There are many factors that can devalue your return during tax filing. A bit of preparation each month can saves hours of work later on. This can also net you extra money on your return, which is always a good thing.
There are several ways to prepare for your taxes a little at a time. Here we will discuss a few methods that will save you time when taxes roll around, or save you money if you are paying an accountant by the hour to prepare your taxes for you.
Save Your Receipts
Whether you are a business owner or simply buy supplies for your job out of your own income, you need to remember to save and file your receipts for any purchases made in relation to your work. While most think of this when purchasing a new printer, laptop, or copier, they often forget the smaller purchases. Other possible deductible purchases include:
• Boxes of pens, pencils, highlighters, and other minor office supplies
• Reams of paper and ink cartridges for printers and copy machines
• Fuel used in travelling to purchase supplies
There is nothing more frustrating and time consuming than a large box of random papers being dropped on your desk at tax time. Save your accountant time and yourself money by properly filing these papers, receipts, and pay stubs for easier access during tax form preparation. By doing this you will make a good impression as well as learn how to systematically reduce the stress that tax filing brings.
Communication is Key
During the year, if you have any doubts as to whether an activity will be important to your taxes, do your research and communicate with your tax professional. This simple act can also protect you from possible auditing as your tax preparer will be able to notify you if an activity is going to bring up red flags later.
It is also important to communicate with your accountantabout any changes in your life or business. Common events that can affect your tax filing include:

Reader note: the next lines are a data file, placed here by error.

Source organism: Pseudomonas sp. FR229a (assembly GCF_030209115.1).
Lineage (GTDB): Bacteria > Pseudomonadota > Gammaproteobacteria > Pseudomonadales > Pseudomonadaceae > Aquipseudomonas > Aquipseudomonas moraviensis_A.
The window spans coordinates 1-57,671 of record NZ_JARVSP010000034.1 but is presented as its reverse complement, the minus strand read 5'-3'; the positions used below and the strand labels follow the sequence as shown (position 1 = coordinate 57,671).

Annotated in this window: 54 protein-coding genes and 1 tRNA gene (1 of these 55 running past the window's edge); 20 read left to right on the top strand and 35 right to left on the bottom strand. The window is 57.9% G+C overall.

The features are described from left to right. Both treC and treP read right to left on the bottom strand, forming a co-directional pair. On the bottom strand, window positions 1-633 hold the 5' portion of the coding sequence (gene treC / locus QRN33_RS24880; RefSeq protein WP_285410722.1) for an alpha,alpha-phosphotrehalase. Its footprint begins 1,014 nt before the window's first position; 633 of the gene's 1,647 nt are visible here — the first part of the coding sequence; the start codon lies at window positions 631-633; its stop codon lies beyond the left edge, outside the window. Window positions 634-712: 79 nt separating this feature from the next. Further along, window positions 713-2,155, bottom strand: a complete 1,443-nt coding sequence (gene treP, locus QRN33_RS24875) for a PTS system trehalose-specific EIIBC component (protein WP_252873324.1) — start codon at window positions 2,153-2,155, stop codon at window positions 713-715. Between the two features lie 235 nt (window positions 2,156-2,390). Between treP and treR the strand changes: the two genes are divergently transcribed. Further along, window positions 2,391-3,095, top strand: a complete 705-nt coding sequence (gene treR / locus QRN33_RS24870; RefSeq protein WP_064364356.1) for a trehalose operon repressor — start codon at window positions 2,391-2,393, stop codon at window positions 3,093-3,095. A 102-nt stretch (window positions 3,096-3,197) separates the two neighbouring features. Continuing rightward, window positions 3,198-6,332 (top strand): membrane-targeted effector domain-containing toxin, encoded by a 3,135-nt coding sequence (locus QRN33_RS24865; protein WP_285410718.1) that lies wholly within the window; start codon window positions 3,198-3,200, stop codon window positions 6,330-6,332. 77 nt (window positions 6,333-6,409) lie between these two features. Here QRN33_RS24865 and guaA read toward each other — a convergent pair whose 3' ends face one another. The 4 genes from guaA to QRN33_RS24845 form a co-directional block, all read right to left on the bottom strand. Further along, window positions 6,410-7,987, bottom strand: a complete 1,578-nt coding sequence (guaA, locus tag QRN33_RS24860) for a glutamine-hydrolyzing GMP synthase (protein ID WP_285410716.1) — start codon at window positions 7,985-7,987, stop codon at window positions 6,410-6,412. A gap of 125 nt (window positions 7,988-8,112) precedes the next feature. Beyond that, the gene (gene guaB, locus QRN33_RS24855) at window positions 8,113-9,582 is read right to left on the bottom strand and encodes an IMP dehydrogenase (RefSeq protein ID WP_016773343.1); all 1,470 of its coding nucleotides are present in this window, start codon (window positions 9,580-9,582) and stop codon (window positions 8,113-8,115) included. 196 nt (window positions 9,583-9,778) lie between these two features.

• Marriage, divorce, and separation
• Custody changes
• Insurance rate changes
• Vehicle maintenance related to work
In the event that an audit takes place, you will need your records for several years prior to the year of audit. In order to avoid excess stress and hassle, keep all tax records filed in an easily accessible place for at least ten years, more if you prefer. The space taken by one four-drawer filing cabinet can save you from a very nasty auditing experience.
Some regularly saved records include:
• Previous tax records
• Purchase/Sale records for livestock in farm related industries
• Banking records for all bank accounts
• Receipts or proof-of-purchase for all vehicles
• Maintenance records for all vehicles
• Year-end paystubs for at least five years
By following these simple steps you will take a large bite out of the stress, time, and expense of tax preparation, as well as keeping secure and reliable resources handy in case of audit. This system will also allow you more broad range of possibilities where your deductions are concerned, offering you a larger return at the end of each fiscal year.
Author’s Bio: Val Anne is an in-house writer from Franklin Debt Relief, a company specializing in programs for people with high credit card debt.